The fact that Diane/Betty’s romance with Rita is homosexual poetically heightens the creeping self-love at its core. It is crucial that Betty takes Rita to bed only after Rita has changed the color of her hair to mimic Betty’s and the two women have admired themselves in the mirror. The beautiful, successful Rita/Camilla is everything Betty/Diane wants to be, and at the same time, Betty/Diane yearns to remake Rita/Camilla in her own image. There is a dim, skewed reflection here of the true aim of eros: for two human beings to become, paradoxically, “one flesh.” Crucially, though, as they make love, Betty repeatedly tells Rita not “I love you” but “I’m in love with you.” What Betty/Diane loves, ultimately, is not Rita/Camilla herself – she has, in reality, violently done away with Camilla – but the state of being passionately in love.

To demand a repetition of the initial experience of “falling in love,” as Diane does, is to arrest the proper development of love, to neglect and finally reject the difficult progression that real love always entails. The sin at the center of Mulholland Drive, then, is as much Sloth as it is Lust. Diane’s dream follows the same narrative arc as Dante’s Dream of the Siren in the terrace of Sloth: the dreamer projects a lovely appearance onto an unlovely reality, but is startled awake when the romantic fantasy gives way to the hideous actuality.

The film’s most iconically terrifying figure could almost be a direct evocation of Dante’s Siren. In a scene which has no obvious relation to the rest of the plot but functions as a thematic key, an anonymous man (Patrick Fischler) sees a demonic hobo, hideously scabbed and blackened with dirt, hiding behind “Winkie’s,” a diner named to suggest sleep (as in, “catching some winks”). “He’s the one who’s doing it,” the man says ambiguously before the demon emerges from its hiding place behind a dumpster. What is it that the demon is “doing”? Mulholland Drive imagines “the magic of the movies” as Dante’s Siren’s song writ large – glamorous illusions hiding a putrid, filthy, rotting reality. The mocking emptiness of the romantic promise cannot console Diane’s frustrated love; it can only drive her to despair and, finally, to suicide. After a last flickering glimpse of the dream image, the Siren’s echoing song finally gives way to “silencio.”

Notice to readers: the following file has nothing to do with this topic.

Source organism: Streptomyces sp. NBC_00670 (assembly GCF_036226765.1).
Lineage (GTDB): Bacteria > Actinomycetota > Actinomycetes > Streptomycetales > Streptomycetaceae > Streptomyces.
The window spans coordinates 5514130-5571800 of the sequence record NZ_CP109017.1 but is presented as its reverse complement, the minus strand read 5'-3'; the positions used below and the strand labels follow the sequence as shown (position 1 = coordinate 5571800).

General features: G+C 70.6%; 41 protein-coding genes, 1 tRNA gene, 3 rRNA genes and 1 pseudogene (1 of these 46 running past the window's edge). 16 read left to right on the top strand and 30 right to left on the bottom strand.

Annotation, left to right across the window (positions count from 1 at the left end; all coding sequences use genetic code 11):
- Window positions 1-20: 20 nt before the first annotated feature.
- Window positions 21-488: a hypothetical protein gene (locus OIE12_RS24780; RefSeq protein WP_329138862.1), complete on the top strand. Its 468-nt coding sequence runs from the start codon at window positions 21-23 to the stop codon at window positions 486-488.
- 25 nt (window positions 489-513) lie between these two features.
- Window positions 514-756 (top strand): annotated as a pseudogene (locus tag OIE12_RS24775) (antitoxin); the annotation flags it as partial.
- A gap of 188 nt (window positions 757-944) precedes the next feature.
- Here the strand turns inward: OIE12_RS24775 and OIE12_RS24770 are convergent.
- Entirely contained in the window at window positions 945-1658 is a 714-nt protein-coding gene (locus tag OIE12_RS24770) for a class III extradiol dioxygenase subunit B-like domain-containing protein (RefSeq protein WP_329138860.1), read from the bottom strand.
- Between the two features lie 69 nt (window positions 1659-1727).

“The surprise of hell – say, in this present life, the surprise of sin – lies in two things only: first, that it does not change, that it can go on being so monotonously the same; second, that other and worse sins so certainly appear…” So writes Williams in his commentary on the Inferno, and the same logic holds true in Mulholland Drive and Lost Highway. Diane’s almost-innocent desire, in Mulholland Drive, to relive the moment of “falling in love” leads to a slothful shirking of genuine love, and then, subtly but inexorably, to actual betrayal of the beloved – to murder and suicide – to the same fate as Fred Madison in Lost Highway. Both films show how Lust, the highest circle of Dante’s Inferno, spirals downward to Treachery – the lowest circle, the farthest possible place from the heavenly spheres of Love.

The reciprocal delight of Lust inevitably gives way to the selfish delights of the worse sins. Per Williams, “the mutual indulgence is bound too soon to become two separate single indulgences.” The lovers began lost in each other, but as they move deeper into hell, they become lost in their own selves.